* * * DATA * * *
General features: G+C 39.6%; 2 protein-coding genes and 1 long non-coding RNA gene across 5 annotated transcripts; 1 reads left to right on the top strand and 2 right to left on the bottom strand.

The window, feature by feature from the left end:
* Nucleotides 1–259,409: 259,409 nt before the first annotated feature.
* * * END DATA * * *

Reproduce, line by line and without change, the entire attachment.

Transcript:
General features: G+C 39.6%; 2 protein-coding genes and 1 long non-coding RNA gene across 5 annotated transcripts; 1 reads left to right on the top strand and 2 right to left on the bottom strand.

The window, feature by feature from the left end:
* Nucleotides 1–259,409: 259,409 nt before the first annotated feature.